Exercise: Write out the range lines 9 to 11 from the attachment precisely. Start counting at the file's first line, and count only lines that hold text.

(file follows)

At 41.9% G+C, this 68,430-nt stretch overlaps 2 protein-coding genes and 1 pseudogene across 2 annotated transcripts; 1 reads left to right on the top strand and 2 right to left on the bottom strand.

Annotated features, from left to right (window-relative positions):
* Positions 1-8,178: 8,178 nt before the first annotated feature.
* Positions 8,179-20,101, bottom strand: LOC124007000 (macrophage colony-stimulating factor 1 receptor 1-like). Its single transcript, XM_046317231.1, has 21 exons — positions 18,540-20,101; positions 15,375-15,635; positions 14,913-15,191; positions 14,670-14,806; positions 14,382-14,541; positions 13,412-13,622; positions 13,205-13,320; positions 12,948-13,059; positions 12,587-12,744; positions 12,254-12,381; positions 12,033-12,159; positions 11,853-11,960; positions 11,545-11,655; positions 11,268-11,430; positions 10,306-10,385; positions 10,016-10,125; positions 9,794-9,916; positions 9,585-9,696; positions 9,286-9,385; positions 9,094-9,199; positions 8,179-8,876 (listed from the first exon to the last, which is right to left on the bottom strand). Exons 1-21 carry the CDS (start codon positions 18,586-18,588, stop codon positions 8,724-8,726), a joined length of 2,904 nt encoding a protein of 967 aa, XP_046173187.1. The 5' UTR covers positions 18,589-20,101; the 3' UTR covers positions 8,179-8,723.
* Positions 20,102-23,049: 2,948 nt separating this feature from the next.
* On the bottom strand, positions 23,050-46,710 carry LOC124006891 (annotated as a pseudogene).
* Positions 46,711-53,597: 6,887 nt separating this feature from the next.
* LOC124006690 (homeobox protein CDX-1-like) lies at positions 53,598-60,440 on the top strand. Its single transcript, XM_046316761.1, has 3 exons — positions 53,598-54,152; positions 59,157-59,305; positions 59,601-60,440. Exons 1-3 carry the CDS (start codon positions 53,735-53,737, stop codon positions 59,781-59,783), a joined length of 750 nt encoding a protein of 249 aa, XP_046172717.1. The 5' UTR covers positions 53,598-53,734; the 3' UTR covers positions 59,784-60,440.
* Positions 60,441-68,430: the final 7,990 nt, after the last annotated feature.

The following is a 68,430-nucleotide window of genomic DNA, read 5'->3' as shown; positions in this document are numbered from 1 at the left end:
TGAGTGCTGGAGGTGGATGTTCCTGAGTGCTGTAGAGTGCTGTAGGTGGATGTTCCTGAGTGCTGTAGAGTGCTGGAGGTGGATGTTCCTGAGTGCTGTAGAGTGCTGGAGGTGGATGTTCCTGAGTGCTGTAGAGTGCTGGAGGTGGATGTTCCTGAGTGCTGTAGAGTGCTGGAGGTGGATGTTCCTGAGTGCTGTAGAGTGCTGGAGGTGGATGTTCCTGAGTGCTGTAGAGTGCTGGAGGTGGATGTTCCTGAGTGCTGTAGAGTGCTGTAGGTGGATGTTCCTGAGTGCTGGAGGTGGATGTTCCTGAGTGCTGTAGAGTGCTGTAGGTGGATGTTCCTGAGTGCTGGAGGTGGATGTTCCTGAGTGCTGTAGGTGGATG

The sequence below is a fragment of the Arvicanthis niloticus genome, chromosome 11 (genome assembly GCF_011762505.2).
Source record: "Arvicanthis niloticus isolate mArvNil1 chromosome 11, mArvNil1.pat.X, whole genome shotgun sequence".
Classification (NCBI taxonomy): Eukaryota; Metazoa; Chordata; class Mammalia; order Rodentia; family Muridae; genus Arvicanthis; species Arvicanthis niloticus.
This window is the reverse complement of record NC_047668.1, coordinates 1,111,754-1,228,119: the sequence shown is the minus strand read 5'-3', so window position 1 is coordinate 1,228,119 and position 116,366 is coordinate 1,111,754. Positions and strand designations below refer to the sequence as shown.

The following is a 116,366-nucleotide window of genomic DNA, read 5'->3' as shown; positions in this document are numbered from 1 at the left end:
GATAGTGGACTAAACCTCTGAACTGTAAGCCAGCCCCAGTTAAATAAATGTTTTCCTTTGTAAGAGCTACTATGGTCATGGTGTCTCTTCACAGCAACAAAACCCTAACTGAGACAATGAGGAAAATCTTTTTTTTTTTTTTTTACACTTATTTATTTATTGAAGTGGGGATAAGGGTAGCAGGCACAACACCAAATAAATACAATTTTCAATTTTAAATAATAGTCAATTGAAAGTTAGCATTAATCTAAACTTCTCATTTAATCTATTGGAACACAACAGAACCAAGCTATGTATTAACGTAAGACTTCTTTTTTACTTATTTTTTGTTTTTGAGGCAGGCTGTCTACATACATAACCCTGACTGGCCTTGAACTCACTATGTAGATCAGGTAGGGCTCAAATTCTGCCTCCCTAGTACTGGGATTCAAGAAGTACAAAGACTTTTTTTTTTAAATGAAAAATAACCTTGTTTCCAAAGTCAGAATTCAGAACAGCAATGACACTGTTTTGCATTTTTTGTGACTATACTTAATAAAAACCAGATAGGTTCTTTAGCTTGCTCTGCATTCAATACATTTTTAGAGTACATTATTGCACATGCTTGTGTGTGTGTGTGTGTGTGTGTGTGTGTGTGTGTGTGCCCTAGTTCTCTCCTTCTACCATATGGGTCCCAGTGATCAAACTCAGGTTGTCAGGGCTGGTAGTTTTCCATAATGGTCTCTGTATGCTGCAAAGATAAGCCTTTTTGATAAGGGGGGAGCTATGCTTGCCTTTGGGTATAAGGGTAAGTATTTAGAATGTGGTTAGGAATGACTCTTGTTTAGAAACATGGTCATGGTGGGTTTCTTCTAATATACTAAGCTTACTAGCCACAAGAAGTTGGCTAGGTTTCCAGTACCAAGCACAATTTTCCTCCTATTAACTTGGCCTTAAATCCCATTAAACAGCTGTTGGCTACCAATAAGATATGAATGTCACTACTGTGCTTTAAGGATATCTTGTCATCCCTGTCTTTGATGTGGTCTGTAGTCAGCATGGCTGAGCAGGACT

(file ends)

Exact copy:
* Positions 60,441-68,430: the final 7,990 nt, after the last annotated feature.

The following is a 68,430-nucleotide window of genomic DNA, read 5'->3' as shown; positions in this document are numbered from 1 at the left end:
TGAGTGCTGGAGGTGGATGTTCCTGAGTGCTGTAGAGTGCTGTAGGTGGATGTTCCTGAGTGCTGTAGAGTGCTGGAGGTGGATGTTCCTGAGTGCTGTAGAGTGCTGGAGGTGGATGTTCCTGAGTGCTGTAGAGTGCTGGAGGTGGATGTTCCTGAGTGCTGTAGAGTGCTGGAGGTGGATGTTCCTGAGTGCTGTAGAGTGCTGGAGGTGGATGTTCCTGAGTGCTGTAGAGTGCTGGAGGTGGATGTTCCTGAGTGCTGTAGAGTGCTGTAGGTGGATGTTCCTGAGTGCTGGAGGTGGATGTTCCTGAGTGCTGTAGAGTGCTGTAGGTGGATGTTCCTGAGTGCTGGAGGTGGATGTTCCTGAGTGCTGTAGGTGGATG